Chord Geology

IMG_20160707_162006I know I’m a little late to this party, but have you heard of Ted Greene and Lenny Breau? They were great solo jazz guitarists who, incidentally, played fingerstyle.

Lenny was inspired by Chet Atkins and developed a magical sounding technique of playing cascading artificial harmonics over jazz chords. Ted picked up the harmonics technique from Lenny, studied fingerstyle jazz with a fella named George Van Epps, and dove deep, deep, DEEP into harmony and chord voicings on the guitar.

I’ve been digging into Ted’s books “Chord Chemistry” and “Modern Chord Progressions,” and have spent several weeks now rediscovering chord scales using various fingerings suggested therein. But it’s playing them fingerstyle, rather than strumming, that’s really made them come alive for me recently.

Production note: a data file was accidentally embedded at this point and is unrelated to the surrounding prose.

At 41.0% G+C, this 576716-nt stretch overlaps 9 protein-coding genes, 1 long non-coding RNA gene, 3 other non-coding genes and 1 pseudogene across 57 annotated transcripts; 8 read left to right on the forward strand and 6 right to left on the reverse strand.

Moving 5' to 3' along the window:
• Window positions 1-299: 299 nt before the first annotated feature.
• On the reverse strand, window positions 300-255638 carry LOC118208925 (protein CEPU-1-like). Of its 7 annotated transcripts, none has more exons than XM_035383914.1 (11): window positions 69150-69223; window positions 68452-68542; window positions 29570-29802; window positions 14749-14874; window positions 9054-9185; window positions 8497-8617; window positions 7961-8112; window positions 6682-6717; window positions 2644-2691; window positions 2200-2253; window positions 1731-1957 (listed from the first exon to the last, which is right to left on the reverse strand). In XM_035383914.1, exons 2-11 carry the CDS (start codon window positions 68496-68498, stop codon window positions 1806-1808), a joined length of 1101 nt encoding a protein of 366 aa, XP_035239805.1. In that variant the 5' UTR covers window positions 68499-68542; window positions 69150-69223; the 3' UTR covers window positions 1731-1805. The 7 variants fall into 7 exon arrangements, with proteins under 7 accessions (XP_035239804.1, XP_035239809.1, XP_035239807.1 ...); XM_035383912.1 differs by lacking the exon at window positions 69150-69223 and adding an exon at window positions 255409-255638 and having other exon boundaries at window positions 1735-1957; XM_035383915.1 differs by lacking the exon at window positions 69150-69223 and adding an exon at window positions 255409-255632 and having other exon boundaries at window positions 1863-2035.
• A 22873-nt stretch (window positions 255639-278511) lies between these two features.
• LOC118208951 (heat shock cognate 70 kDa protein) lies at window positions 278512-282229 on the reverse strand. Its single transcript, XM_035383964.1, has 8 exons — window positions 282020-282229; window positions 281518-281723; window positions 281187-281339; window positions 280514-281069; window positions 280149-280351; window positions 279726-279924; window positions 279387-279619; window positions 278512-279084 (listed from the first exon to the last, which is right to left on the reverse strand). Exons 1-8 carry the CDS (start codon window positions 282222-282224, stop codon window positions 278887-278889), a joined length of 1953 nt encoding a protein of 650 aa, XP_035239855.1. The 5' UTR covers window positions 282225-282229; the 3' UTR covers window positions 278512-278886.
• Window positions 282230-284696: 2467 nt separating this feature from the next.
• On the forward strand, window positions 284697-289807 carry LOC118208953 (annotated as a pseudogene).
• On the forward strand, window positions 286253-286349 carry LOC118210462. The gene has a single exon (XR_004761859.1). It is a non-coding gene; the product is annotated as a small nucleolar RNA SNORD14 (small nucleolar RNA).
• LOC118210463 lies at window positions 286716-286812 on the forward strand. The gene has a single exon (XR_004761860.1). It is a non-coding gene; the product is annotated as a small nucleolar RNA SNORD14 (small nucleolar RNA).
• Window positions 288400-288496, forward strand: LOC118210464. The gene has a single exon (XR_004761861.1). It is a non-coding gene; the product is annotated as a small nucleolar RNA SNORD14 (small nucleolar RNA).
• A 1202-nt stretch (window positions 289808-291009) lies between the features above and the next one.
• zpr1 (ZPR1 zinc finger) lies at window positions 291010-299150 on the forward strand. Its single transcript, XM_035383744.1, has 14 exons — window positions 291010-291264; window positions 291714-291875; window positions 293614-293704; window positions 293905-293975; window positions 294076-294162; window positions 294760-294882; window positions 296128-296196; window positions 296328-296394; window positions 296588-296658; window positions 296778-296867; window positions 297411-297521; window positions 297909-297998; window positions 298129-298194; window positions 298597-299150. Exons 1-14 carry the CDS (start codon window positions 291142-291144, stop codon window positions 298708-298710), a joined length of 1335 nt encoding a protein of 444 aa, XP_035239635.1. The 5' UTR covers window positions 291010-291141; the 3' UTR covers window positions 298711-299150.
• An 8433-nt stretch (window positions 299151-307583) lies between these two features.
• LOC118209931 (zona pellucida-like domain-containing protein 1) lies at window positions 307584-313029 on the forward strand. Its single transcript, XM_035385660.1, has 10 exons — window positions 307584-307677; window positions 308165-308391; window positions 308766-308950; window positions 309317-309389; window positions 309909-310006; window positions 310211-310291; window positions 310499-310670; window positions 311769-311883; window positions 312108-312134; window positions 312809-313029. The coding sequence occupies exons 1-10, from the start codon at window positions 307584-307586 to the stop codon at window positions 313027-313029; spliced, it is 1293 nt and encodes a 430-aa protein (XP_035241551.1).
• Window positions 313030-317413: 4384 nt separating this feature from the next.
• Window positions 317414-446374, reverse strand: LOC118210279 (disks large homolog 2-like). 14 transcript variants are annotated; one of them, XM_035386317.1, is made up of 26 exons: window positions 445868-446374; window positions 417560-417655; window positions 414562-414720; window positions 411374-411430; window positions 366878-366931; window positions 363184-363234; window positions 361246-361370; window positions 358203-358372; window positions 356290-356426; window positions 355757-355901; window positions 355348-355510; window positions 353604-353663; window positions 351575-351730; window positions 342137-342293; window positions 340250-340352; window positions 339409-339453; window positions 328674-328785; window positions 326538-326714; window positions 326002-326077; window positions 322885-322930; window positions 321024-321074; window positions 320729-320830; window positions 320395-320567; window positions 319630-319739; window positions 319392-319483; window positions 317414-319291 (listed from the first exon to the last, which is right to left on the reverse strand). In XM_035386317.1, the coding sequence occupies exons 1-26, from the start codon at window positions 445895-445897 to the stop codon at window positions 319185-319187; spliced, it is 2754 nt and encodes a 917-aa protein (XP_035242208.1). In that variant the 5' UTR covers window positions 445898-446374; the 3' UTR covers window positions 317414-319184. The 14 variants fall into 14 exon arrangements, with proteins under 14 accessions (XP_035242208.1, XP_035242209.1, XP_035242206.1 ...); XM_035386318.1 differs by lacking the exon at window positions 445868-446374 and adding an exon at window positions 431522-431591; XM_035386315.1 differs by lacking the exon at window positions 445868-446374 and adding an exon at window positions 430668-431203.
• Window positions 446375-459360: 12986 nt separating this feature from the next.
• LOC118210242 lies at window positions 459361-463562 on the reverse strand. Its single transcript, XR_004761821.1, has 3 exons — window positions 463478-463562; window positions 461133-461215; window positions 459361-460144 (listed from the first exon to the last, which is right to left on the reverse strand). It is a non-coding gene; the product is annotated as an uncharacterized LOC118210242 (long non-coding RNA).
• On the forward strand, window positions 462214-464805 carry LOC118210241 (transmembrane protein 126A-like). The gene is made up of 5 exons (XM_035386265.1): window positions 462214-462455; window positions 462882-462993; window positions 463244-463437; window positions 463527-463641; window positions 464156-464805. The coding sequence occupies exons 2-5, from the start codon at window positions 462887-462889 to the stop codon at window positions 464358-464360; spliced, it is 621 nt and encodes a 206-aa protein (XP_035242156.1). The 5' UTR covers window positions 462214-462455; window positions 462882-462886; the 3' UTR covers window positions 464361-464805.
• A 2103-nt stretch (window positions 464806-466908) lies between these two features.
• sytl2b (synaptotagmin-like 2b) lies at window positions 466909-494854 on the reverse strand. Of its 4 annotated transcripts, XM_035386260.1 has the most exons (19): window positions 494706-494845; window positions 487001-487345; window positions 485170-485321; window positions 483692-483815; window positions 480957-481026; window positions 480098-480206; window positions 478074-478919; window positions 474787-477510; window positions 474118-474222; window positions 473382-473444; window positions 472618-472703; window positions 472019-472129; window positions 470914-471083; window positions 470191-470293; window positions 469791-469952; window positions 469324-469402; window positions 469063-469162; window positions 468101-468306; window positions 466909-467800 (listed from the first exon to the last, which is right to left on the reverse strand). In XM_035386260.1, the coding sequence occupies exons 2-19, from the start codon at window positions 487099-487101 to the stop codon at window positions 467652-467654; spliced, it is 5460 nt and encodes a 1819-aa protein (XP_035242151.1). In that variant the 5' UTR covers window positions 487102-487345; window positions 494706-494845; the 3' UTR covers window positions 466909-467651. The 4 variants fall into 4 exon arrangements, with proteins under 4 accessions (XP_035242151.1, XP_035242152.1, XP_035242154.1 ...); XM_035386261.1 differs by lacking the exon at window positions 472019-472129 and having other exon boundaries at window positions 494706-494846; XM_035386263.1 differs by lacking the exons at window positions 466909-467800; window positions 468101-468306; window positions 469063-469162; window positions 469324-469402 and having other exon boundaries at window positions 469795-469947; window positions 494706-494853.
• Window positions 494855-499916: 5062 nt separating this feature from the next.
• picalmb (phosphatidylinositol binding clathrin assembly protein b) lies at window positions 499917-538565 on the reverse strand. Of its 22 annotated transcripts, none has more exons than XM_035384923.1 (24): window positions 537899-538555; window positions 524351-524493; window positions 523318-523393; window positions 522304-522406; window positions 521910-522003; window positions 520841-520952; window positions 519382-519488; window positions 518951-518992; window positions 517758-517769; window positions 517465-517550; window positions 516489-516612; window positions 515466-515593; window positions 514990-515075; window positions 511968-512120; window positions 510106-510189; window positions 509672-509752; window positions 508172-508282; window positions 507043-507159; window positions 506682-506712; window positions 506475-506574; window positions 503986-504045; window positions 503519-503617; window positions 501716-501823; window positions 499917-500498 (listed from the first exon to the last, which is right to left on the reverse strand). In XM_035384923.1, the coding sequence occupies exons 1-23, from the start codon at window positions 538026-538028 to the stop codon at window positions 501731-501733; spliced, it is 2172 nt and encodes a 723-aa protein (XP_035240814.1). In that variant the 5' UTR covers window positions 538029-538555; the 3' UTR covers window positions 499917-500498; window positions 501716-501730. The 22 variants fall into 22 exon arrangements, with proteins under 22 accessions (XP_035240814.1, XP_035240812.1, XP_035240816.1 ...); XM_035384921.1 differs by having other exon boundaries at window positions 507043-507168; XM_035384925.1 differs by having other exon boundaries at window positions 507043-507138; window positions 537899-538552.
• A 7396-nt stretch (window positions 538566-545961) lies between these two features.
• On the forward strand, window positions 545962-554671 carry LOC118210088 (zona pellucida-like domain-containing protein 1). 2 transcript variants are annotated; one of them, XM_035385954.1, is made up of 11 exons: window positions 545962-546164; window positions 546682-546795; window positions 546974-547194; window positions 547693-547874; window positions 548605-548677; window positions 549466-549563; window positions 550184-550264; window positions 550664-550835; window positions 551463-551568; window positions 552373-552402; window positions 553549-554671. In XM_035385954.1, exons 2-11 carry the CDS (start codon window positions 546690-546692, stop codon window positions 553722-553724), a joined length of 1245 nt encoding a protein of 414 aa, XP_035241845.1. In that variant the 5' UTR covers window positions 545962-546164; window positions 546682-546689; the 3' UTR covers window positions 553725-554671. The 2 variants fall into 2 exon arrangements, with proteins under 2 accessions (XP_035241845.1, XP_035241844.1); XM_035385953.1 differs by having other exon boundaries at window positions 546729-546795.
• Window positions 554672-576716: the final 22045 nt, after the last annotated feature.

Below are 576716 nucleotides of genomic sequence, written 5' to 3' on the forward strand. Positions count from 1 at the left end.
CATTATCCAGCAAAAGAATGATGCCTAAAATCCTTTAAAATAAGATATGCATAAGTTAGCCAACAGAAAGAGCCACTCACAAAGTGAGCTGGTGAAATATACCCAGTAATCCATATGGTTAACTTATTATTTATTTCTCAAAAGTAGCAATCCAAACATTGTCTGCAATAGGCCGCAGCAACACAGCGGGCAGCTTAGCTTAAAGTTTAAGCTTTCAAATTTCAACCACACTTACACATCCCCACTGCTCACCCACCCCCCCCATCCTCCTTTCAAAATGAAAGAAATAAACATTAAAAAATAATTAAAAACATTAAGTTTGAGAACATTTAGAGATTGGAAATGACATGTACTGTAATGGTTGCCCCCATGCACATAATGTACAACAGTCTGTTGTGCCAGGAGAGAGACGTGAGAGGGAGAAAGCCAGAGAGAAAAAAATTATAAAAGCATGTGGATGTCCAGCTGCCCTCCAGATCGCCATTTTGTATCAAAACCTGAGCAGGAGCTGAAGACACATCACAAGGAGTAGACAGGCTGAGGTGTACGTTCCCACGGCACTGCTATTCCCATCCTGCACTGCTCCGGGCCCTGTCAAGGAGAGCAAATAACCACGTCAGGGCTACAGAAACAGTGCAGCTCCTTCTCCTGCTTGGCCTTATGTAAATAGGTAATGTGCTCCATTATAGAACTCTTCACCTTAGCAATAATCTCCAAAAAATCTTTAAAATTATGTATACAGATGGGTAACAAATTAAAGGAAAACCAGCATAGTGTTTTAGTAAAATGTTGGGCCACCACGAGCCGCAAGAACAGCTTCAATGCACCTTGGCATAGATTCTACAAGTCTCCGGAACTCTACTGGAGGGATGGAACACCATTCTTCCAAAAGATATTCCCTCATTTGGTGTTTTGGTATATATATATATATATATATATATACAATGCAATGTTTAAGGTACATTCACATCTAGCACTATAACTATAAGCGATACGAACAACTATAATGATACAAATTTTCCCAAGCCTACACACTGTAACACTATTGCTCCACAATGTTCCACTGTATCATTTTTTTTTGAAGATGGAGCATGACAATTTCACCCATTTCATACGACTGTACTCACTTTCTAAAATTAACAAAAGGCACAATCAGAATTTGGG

I’m just kinda taken with the sound of 4-note chords, where you play the notes simultaneously by plucking with your thumb and fingers. I’ve always liked the balance you can achieve this way, where all the notes of the chord appear at the same volume and your ears weigh them all together.

Then you move horizontally up or down the chord scale, and maybe break them up into pairs of notes on each chord, and it generates melodies – melodies that were always there in the chords.

I’m not really dealing with all possible chords interacting yet, I’m staying pretty diatonic. Just sifting through what’s there, like studying the layers of the Earth’s crust. Maybe this diatonic phase of my musical study should be called “Chord Geology.”

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